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Interspecific Attractiveness of Structures Built by Courting Male Fiddler Crabs: Experimental Evidence of a Sensory Trap
John H. Christy, Patricia R. Y. Backwell and Ursula Schober
Behavioral Ecology and Sociobiology
Vol. 53, No. 2 (Jan., 2003), pp. 84-91
Published by: Springer
Stable URL: http://www.jstor.org/stable/4602186
Page Count: 8
You can always find the topics here!Topics: Mating behavior, Female animals, Crabs, Musical structure, Courtship, Signals, Species, Sexual selection, Predation, Evolution
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Male fiddler crabs Uca musica sometimes build sand hoods and male Uca beebei sometimes build mud pillars next to their burrows to which they attract females for mating. Mate-searching females preferentially approach these structures and subsequently mate with structure builders. Here we show that the preference for structures is not species-specific and argue that it may not have evolved for mate choice. When not near burrows, many species of fiddler crabs approach and temporarily hide near objects, suggesting that hoods and pillars may attract females because they elicit this general predator-avoidance behavior. To test this sensory trap hypothesis we individually released female U. musica, U. beebei and Uca stenodactylus, a non-builder, in the center of a circular array of empty burrows to which we added hoods and pillars and then moved a model predator toward the females. All species ran to structures to escape the predator and the two builders preferred hoods. Next, we put hood replicas on male U. beebei burrows and pillar replicas on male U. musica burrows. When courted, females of both species preferentially approached hoods as they did when chased with a predator. However, males of both species with hoods did not have higher mating rates than males with pillars perhaps because hoods block more of a male's visual field so he sees and courts fewer females. Sexual selection may often favor male signals that attract females because they facilitate general orientation or navigation mechanisms that reduce predation risk in many contexts, including during mate search.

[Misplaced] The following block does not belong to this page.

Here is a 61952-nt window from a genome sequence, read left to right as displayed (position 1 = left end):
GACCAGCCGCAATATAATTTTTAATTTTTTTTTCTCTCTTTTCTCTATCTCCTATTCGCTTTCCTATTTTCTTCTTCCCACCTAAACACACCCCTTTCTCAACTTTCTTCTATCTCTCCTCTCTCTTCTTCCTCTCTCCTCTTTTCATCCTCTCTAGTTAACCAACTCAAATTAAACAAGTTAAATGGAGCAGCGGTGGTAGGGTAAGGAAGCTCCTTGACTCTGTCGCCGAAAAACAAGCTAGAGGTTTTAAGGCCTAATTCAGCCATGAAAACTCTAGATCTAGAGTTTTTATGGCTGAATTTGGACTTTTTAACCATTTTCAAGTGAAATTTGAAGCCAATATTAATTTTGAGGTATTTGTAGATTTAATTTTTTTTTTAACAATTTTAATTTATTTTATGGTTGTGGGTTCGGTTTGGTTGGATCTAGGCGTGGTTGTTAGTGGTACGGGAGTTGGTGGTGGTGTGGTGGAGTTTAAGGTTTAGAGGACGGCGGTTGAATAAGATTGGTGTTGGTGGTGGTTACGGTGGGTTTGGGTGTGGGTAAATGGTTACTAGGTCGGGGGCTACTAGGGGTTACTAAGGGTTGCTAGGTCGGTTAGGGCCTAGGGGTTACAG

Behavioral Ecology and Sociobiology © 2003 Springer